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New Grad Interested in Leaving Bedside

by AZNewRN AZNewRN (New) New Nurse

Specializes in Pediatric Nurse. Has 2 years experience.


I am a new grad RN currently working on a pediatric med-surg floor. I started in October 2019 and have been on my own since December 2019. So far, the team working on my floor has been great, understanding and supportive, some of the patient loads I can handle and some are more challenging (to be expected) but something still feels off and I feel like I have not become comfortable yet compared to the other new grad nurses that started with me. Some days I feel like everything I do is wrong, I forget to chart something (even though I did it) and I am noticing it is negatively effecting my sleep and personal life by constantly feeling anxious and stressed. I always knew that I did not want to do bedside nursing forever and I eventually see myself as a public health nurse. So my question is how long should a new nurse stay at bedside before venturing off to a new non-bedside job?

Thank you in advance for your responses 🙂

TriciaJ, RN

Specializes in Psych, Corrections, Med-Surg, Ambulatory. Has 40 years experience.

Conventional wisdom leans toward staying put for at least a year. The learning curve is very steep for that first year which is why you're still feeling off balance. Do not judge yourself according to how your peers appear to be doing.

Meanwhile, focus on getting good at what you're doing. You'll be glad you did. Try not to get in the habit of stressing about work when you're at home (easy to say).

You can also start scoping out the vacancies to see what might be worth considering when the time comes. When you can put a whole year on a resume you'll be more marketable. Hang in there.

Nurse580, MSN, RN

Specializes in Ortho/Neuro, General Medicine, Critical Care. Has 5 years experience.


I am currently in a similar position- actually applied for a job in your- waiting for the offer to be finalized. But I feel similarly when you talk about mental health impact- I am making a transition for myself before I feel the need to quit nursing altogether.

Get out as quick as you can. However, consider that once you leave bedside, it will be harder to get back in. So you better be sure! I left hospital nursing after 4 months and have never looked back. That was 15 years ago. I've been lucky enough to try several things before setting into working in public health. Don't waste your time being miserable! The old "requirement" of staying for a year is antiquated just like not being allowed to have tattoos. Times have changed.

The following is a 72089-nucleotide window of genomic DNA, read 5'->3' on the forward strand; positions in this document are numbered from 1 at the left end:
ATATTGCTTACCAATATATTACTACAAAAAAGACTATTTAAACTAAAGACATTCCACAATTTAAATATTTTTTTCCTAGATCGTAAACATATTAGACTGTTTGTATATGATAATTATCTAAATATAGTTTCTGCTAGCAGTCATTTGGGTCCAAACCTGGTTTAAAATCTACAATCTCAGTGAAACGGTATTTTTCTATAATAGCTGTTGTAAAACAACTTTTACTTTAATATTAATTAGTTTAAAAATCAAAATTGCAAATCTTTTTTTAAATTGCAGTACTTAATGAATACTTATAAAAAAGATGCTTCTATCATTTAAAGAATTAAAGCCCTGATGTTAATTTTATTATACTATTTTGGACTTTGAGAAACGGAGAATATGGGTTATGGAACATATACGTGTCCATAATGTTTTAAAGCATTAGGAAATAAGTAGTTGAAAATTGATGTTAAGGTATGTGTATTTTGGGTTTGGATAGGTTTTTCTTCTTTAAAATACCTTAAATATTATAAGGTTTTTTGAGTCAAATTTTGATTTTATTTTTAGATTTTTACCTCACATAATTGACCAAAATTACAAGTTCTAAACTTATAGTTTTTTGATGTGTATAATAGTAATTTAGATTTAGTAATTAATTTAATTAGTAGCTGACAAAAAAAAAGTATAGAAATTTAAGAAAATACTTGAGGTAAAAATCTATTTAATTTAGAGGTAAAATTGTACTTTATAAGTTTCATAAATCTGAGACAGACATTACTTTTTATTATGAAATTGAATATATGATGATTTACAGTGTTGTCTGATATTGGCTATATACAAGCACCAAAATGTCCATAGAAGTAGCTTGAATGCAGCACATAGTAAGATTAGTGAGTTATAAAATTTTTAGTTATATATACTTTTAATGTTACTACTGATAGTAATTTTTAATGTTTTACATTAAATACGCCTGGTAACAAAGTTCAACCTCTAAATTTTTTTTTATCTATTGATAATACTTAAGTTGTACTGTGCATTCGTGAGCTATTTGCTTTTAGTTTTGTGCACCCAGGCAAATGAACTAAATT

laflaca, BSN, RN

Specializes in School Nursing. Has 7 years experience.

I thought the period from 6-9 months in (as a new grad) was the worst of it....so you're in the worst of it. But it really does get noticeably better. And if it's any comfort, I had the exact same thoughts about the other new grads around me - they're more confident, they learn faster, they know what they're doing. Only later did I realize that some of the "confident" ones were confidently doing things incorrectly, some of the fast learners struggled with things that I already understood, and none of them knew what they were doing any more than I did. We each had different strengths and weaknesses, but I was hyperaware of my deficits 🙂

I didn't want to be a hospital nurse either - I started applying for other jobs when I got close to a year of experience, moved on to public health, and then school nursing.

You are approaching the top of the hill, and it's going to get easier (not easy! but the OK days start to outnumber the awful days, and then you have actual good days too). Don't give up quite yet!

I'm a new grad too and this all has been nightmarish since October when I started. First, I was hired into my dream unit only to feel incredibly overwhelmed and stressed out by the acuity and fast paced environment. Then I got to move over to a slower similar unit in December and fell in love with it!! Unfortunately, due to COVID and the fact that my 6 year old has severe asthma along with a mother in law who lives with us who has colon cancer, I had to resign last month. Devastation!! That's a whole other sad sack story...but I will say...maybe try a different unit? From clinical, I got the feeling med surge was like a nursing factory. Pushing meds, changing bandages, positioning, etc. I thought for sure I was an awful nurse but turns out, I am pretty good when doing what it was I was actually good at. I'd thinking exploring other options within your hospital system might be better than just hanging it up at 6 months. Looks better on a resume no doubt!